Approach angles of 37.2 degrees, ramp over 27.9 and departures at 29.6 all contribute to this vehicle’s off road credentials. We did cross over the Warren River (aka Summer Creek) but with a standard fording depth of 700mm … the D4 didn’t even notice.

Those 20” inch alloy rims and low profile tires look good and contribute to brisk on road handling. But it’s definitely disadvantaged off road, such low profile side walls instantly reducing ability to extend the tires’ foot print length when the surface dictates the need for lower pressures, plus the rim will be running uncomfortably close to the action. It’s always a trade off and one I’m not totally comfortable with when running the standard OEM road tires.

The D4’s impressive techno wizardry really begins to shine as it sets about compensating for the tires off-road shortcomings. Let’s put that into perspective. A 4×4 usually needs plenty of torque and decent tires (i.e. those with real side walls) running appropriate lower pressures to make any good headway in really soft sand.

The local boys suggested 12 psi was a good plan for current conditions. Our 20’ rims with black rubber bands stretched around them dropped to 18psi before the rims were near to sitting on the ground and there was still negligible side wall deflection. But after selecting sand mode and with the electronics harnessing the engine rpm to its maximum torque at 3500rpm, near enough to 3 tonnes of laden D4 casually walked up the dune in high range.

It was impressive to say the least.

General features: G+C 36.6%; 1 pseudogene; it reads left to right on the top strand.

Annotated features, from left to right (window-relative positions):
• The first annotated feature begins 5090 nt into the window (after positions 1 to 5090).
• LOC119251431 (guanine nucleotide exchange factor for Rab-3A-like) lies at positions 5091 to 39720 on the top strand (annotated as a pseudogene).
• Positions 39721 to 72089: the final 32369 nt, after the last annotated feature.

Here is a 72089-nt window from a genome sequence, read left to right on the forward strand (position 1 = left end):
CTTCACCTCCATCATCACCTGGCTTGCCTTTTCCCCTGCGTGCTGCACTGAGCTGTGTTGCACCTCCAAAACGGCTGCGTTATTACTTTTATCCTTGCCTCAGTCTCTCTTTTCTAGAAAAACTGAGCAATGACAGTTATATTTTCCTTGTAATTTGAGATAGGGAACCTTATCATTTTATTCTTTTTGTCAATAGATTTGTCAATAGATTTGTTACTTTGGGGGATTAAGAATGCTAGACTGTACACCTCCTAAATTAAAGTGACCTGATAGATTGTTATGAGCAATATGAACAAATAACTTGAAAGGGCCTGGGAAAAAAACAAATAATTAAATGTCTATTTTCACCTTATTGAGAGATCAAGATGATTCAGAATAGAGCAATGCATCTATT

We started imagining what the vehicle would be like with more appropriate rims and rubber. But the higher performance ability necessitates stronger braking and the D4 has bigger stoppers all round with 360mm discs up front and 350s out back – hence you can’t put 18” rims let alone 17” on this thing. Stuck with 20” rims, make sure you’ve got a second spare if you intend venturing past the outer limits… good luck trying to get one of those off the shelf in a remote country town!

The D4 retains the brilliant Terrain Response System (TRS) which we’ve tested and proven to work very effectively with the D3, Range Rover Vogue and Rangie Sport. TRS impressively controls ABS, Electronic Traction Control, transmission and differential settings, Hill Descent Control, suspension height and Engine Management Systems. The driver simply moves a dial to specify the driving terrain (sand, rock, mud etc) and the TRS adjusts the vehicle’s key systems to providing the optimal driving capability for the current circumstances buy altering engine performance and dynamic handling characteristics.

New to the D4 is Sand Launch, a feature reducing wheel spin at take off in really soft sand – perfect for those soft sandy beaches. Rock crawl mode, provided greater control at low speeds in first or reverse through judicious brake application making our summer puddle cross a doddle, whilst the Gradient Release Control effectively maintained brake pressure after the foot was removed from the brake pedal, stopping that unnerving lurch as we tipped the nose over the edge of some steep tracks.

Well graded undulating winding gravel roads were a joy to drive; the vehicle took bumps and dips in its stride with the air suspension absorbing the surface irregularities without upsetting the relaxed atmosphere of the cabin. It could have all changed quickly as I rounded a bend… without warning the road narrowed to a single lane track and dipped quickly into a right hand 90 degree turn.